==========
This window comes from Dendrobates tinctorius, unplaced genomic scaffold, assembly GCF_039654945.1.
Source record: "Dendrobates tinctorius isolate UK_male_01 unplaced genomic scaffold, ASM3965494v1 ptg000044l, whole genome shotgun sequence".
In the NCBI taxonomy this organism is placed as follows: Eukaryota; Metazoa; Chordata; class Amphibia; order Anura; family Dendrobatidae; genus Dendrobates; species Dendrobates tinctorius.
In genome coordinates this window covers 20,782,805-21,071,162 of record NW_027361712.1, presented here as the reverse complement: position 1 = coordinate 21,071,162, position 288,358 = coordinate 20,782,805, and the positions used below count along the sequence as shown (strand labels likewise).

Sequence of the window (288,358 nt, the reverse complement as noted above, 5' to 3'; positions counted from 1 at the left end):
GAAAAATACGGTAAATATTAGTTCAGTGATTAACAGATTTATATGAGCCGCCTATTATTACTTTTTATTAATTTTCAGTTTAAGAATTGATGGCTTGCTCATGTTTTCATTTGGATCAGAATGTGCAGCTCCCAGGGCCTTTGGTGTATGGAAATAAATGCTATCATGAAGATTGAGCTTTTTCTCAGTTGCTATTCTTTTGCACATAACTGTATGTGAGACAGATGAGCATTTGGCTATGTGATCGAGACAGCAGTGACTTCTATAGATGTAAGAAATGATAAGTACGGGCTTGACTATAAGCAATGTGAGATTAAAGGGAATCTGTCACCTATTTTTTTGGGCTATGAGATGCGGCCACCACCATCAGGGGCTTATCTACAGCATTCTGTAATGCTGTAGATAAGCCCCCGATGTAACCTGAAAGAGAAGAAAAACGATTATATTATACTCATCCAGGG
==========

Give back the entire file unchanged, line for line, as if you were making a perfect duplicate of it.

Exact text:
This window comes from Dendrobates tinctorius, unplaced genomic scaffold, assembly GCF_039654945.1.
Source record: "Dendrobates tinctorius isolate UK_male_01 unplaced genomic scaffold, ASM3965494v1 ptg000044l, whole genome shotgun sequence".
In the NCBI taxonomy this organism is placed as follows: Eukaryota; Metazoa; Chordata; class Amphibia; order Anura; family Dendrobatidae; genus Dendrobates; species Dendrobates tinctorius.
In genome coordinates this window covers 20,782,805-21,071,162 of record NW_027361712.1, presented here as the reverse complement: position 1 = coordinate 21,071,162, position 288,358 = coordinate 20,782,805, and the positions used below count along the sequence as shown (strand labels likewise).

Sequence of the window (288,358 nt, the reverse complement as noted above, 5' to 3'; positions counted from 1 at the left end):
GAAAAATACGGTAAATATTAGTTCAGTGATTAACAGATTTATATGAGCCGCCTATTATTACTTTTTATTAATTTTCAGTTTAAGAATTGATGGCTTGCTCATGTTTTCATTTGGATCAGAATGTGCAGCTCCCAGGGCCTTTGGTGTATGGAAATAAATGCTATCATGAAGATTGAGCTTTTTCTCAGTTGCTATTCTTTTGCACATAACTGTATGTGAGACAGATGAGCATTTGGCTATGTGATCGAGACAGCAGTGACTTCTATAGATGTAAGAAATGATAAGTACGGGCTTGACTATAAGCAATGTGAGATTAAAGGGAATCTGTCACCTATTTTTTTGGGCTATGAGATGCGGCCACCACCATCAGGGGCTTATCTACAGCATTCTGTAATGCTGTAGATAAGCCCCCGATGTAACCTGAAAGAGAAGAAAAACGATTATATTATACTCATCCAGGG